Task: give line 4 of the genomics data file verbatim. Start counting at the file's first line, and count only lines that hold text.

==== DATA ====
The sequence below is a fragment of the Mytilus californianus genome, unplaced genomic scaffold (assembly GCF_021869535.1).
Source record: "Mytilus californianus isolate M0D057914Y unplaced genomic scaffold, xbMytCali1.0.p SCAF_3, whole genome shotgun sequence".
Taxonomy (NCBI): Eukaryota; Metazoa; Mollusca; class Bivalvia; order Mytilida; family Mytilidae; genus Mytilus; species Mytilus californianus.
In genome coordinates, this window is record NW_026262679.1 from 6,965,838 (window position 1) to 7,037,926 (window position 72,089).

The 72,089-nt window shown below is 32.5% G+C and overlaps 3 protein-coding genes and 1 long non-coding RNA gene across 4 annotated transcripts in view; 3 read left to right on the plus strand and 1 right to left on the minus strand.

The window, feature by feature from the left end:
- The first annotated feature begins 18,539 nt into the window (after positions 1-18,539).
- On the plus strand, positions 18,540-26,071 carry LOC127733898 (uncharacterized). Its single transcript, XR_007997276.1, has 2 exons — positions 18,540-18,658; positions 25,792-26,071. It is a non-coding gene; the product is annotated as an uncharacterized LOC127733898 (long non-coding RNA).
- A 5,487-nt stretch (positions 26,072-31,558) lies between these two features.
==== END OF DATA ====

In genome coordinates, this window is record NW_026262679.1 from 6,965,838 (window position 1) to 7,037,926 (window position 72,089).